Norma McEntee is our newest library team member. As a way to get to know Norma and by way of a small introduction, Norma compiled a few of her favorite reads and wrote about them below. Welcome to the team, Norma, we know you will do great things in your new position!
Okay, I’ll admit it. I like reading a scary book—one that I don’t want to put down, even if Sunday dinner is burning in the oven and there is smoke coming from the kitchen. I think books with a little fear tucked into the pages help to remind me that my life is pretty safe and sound—there’s nothing living in my closet or under my bed. Maybe that’s what makes a good scary book so tempting. I’m content that all this stuff isn’t happening to me. So, here are a few of my favorites… with a long, cold, northern Maine winter coming, I plan to have my stack of books near my chair, at the ready. I may even re-read some of these again. The books are not necessarily in any order, but more how they came to mind.
1. Ghost Story by Peter Straub © 1979
Who doesn’t love a good ghost story? Whether you’re reading this book in the dark of night or on the deck on a sunny afternoon, Ghost Story will send a chill up your spine.
College boy (innocent?) fun gets out of hand and a very bad thing happens. Knowing that it was a ghost story, I was drawn into the story immediately. Soon, their ghost story becomes your ghost story. This is definitely one of my all time favorites. Don’t bother watching the movie, it doesn’t even compare.
2. Dolores Claiborne by Stephen King © 1993
I think readers hate to admit it, but Stephen King has written some good books; not all of them present readers with sci-fi monsters or clowns who bother little kids. Some of King’s monsters are real: like Dolores’ wife-beating husband, or the rich old lady with too much money and too much hate. This is a book with a great story line. No gore and guts, but it is scary. Poor Dolores is just a hardworking woman in Maine (where else?), and SECRETS. She doesn’t stand a chance and is forever labeled in her little coastal town.
3. Salem’s Lot by Stephen King © 1975
It’s been years and years since I’ve read this book, but I still can’t sleep with my curtains open at night, even though my bedroom is on the second floor of the house—just like the little Glick boys, who had a late-night visit from their dead friend.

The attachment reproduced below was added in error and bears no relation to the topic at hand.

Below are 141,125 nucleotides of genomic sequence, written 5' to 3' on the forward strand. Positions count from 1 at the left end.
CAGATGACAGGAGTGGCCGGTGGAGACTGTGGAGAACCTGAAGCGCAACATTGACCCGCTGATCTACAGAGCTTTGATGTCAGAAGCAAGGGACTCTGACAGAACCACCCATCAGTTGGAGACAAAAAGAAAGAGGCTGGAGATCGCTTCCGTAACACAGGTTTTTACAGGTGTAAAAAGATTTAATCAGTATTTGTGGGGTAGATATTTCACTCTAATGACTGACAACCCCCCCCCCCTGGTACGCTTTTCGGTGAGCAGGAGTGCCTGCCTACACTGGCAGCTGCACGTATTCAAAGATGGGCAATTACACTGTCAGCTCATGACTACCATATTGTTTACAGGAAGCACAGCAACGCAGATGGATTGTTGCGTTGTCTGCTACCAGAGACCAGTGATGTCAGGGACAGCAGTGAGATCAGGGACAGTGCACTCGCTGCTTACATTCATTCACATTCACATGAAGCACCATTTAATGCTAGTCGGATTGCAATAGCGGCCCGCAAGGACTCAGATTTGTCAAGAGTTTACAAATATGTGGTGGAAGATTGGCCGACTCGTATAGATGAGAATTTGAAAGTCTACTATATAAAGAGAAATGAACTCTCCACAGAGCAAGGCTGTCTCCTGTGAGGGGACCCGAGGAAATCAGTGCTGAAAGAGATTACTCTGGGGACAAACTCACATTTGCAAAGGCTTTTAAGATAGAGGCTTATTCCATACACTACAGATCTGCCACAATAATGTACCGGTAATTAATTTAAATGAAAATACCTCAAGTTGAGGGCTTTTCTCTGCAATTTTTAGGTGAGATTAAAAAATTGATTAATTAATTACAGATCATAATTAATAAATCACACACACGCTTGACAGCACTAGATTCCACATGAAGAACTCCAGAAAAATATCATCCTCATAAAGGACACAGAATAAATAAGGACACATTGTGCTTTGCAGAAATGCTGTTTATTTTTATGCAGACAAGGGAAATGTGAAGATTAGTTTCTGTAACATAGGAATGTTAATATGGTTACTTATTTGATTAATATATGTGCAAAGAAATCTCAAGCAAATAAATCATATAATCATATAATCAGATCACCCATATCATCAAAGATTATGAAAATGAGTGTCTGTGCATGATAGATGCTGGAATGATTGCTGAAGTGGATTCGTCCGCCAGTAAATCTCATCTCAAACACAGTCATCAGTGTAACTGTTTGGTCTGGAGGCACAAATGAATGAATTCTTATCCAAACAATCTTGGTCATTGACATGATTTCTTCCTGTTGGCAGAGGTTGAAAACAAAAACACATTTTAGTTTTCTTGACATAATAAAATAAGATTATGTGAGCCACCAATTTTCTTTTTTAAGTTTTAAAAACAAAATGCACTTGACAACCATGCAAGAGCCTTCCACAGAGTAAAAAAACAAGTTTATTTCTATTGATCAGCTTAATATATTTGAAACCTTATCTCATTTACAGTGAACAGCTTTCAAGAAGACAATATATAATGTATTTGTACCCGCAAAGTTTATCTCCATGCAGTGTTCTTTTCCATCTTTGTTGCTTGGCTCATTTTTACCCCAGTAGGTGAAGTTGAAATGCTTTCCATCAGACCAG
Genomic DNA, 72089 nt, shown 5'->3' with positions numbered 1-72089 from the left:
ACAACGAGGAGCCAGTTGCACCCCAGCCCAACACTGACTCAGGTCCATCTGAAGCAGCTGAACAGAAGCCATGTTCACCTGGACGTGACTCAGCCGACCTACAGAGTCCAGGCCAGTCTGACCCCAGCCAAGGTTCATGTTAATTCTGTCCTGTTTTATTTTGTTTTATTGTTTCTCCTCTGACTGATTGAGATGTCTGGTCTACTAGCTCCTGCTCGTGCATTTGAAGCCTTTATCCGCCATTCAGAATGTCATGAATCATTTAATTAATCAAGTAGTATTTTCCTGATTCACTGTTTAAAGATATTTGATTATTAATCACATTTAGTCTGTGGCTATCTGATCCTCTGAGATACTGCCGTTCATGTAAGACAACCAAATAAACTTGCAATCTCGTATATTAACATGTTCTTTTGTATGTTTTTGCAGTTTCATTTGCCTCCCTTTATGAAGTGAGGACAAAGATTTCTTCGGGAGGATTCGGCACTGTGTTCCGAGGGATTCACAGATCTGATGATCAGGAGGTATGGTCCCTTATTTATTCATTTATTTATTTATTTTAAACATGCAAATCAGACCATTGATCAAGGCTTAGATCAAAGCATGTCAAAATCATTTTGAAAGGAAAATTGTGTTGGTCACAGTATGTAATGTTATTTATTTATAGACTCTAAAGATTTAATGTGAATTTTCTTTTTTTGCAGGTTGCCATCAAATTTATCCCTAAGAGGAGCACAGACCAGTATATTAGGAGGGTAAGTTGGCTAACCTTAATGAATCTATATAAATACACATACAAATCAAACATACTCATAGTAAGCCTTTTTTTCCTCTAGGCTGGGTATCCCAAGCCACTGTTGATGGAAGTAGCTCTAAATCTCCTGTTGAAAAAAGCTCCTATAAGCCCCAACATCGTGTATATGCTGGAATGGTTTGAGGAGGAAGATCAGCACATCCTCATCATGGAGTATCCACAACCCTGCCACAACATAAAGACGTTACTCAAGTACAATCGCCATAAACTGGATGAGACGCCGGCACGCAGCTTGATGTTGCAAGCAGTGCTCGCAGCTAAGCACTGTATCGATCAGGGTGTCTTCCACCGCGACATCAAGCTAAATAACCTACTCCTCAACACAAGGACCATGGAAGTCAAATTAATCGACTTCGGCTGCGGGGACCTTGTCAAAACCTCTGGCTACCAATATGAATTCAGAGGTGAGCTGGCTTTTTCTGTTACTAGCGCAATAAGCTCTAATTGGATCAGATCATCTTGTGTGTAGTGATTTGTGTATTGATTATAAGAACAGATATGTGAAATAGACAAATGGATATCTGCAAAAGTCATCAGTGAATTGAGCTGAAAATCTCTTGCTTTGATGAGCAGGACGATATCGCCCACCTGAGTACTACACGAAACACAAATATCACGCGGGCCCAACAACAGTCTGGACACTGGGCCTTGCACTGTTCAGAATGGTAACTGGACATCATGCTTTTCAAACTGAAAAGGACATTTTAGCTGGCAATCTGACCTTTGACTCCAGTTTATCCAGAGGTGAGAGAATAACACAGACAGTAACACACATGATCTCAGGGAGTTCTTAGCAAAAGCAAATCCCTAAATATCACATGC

Since I watched the ‘Wizard of Oz’ as a young girl, my mantra has always been: “I do believe in spooks, I do believe in spooks…” And I do.
4. Desperate Passage by Ethan Rarick © 2008
The subtitle of this book is: “The Donner Party’s Perilous Journey West”. If you’ve never heard of the ‘Donner Party’ or are unfamiliar with the true story, this is an awesome historical read for you. It reads like a novel, but includes details: diaries and photos. Though it was creepy, I couldn’t help but feel sad.
Boy, talk about ‘California Dreamin’ taking a bad turn….
5. The Historian by Elizabeth Kostova © 2005
This is Ms. Kostova’s first book and it’s one that you won’t want to put down. A young woman finds an ancient book while going through letters and papers of her father’s.
She is extremely curious about the book, but it makes her feel uneasy—like something dark lives inside. I think you can never read enough legend of Dracula or books about the reign of Vlad, the Impaler. It’s well written, fascinating and menacing at the same time.
6. The Terror by Dan Simmons © 2007
It’s not just about the 120+ men on the ‘HMS Terror’ and their 1845 expedition to the so-called Northwest Passage, it’s how they survive while waiting for a summer thaw in the Arctic Circle ice where their ship has been frozen for two years – and it’s about things that go bump (and butcher the men as they stand guard) in the night.
Though I liked the book a lot, I was disappointed when it took a surrealistic turn. There’s a major character: a very peculiar Eskimo woman who shows up with a point to make. Good story, but somewhat odd.
7. The Da Vinci Code by Dan Brown © 2003
Loved it! Actually, I inhaled it. There have been tons of critics who have found biblical errors in the book, but I didn’t read it for its biblical content, only for the interesting read that it was.
If you think it’s been overrated and haven’t read it yet, give it a try. The possibilities and the “What if?’s” that Dan Brown put forth are amazing!
I can be diverse in my reading choices, that’s why I would recommend anything by Maine author, Cathy Pelletier. My absolute favorite was her first novel, The Funeral Makers. I found all of her books to be funny in their own way – like living in northern-most Aroostook County – Cathy has discovered that it’s a good thing to be able to make light of some tragedy.
Norma can be reached at (207) 764.2571 or via email at firstname.lastname@example.org.